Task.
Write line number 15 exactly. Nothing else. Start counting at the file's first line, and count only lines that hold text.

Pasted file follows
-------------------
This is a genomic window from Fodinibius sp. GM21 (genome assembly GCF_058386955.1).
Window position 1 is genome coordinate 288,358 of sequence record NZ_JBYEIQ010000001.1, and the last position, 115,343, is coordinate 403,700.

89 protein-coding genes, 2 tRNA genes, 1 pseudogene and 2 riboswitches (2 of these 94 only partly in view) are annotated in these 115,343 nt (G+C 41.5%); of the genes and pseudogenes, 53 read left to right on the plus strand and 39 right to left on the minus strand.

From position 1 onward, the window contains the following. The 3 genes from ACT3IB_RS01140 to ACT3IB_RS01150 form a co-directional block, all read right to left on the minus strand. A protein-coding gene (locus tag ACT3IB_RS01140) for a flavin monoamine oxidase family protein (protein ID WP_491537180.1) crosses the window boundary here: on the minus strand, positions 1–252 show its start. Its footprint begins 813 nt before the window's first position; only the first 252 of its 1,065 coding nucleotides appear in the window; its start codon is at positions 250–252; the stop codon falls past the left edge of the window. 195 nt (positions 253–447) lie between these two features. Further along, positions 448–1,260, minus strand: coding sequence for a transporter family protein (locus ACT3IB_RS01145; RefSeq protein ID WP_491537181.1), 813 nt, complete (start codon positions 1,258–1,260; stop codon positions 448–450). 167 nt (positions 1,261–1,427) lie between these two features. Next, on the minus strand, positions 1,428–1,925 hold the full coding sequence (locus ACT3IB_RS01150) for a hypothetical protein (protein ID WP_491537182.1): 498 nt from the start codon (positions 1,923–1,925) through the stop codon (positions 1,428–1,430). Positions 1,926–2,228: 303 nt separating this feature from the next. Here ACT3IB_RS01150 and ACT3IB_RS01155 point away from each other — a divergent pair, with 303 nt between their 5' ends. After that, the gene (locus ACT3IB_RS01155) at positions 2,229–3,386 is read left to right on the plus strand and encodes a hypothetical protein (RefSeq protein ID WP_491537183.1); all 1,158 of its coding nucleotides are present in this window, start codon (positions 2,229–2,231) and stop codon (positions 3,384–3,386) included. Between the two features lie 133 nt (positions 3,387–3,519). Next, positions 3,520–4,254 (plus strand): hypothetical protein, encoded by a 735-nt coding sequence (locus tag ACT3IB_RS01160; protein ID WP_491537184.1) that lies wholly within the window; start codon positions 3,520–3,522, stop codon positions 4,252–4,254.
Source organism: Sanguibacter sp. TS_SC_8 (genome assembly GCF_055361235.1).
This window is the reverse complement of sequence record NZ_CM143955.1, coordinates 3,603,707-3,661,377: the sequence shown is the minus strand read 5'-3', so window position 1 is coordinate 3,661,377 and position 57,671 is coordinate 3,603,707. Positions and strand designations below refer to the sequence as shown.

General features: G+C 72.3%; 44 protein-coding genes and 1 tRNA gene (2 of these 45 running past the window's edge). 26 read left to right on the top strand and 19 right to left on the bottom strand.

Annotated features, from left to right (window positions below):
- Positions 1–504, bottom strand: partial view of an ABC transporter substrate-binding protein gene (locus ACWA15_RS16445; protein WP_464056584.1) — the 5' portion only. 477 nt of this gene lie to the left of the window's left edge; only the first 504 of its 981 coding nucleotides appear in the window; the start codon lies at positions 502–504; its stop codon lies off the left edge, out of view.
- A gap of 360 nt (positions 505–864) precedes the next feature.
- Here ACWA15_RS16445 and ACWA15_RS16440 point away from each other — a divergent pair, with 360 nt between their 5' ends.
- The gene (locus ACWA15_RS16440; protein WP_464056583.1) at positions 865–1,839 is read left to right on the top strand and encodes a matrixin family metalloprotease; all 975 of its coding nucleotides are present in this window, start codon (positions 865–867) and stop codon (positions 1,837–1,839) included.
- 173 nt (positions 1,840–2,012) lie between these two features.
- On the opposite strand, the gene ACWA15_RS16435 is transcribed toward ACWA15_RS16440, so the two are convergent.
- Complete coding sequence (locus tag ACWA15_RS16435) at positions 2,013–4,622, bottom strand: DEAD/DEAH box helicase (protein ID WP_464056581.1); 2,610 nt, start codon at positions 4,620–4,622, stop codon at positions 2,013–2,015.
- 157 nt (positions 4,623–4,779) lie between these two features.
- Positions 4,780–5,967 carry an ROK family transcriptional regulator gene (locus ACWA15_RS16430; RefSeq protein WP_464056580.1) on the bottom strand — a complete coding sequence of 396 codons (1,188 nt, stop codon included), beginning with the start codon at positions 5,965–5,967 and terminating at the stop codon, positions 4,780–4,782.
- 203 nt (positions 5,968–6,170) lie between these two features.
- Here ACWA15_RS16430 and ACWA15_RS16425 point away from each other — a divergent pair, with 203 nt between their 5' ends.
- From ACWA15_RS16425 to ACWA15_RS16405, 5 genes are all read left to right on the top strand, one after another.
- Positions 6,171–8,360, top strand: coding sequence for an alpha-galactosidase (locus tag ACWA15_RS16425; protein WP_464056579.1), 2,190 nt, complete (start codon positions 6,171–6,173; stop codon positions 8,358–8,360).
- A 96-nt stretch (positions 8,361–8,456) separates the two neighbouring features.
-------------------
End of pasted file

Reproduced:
- Complete coding sequence (locus tag ACWA15_RS16435) at positions 2,013–4,622, bottom strand: DEAD/DEAH box helicase (protein ID WP_464056581.1); 2,610 nt, start codon at positions 4,620–4,622, stop codon at positions 2,013–2,015.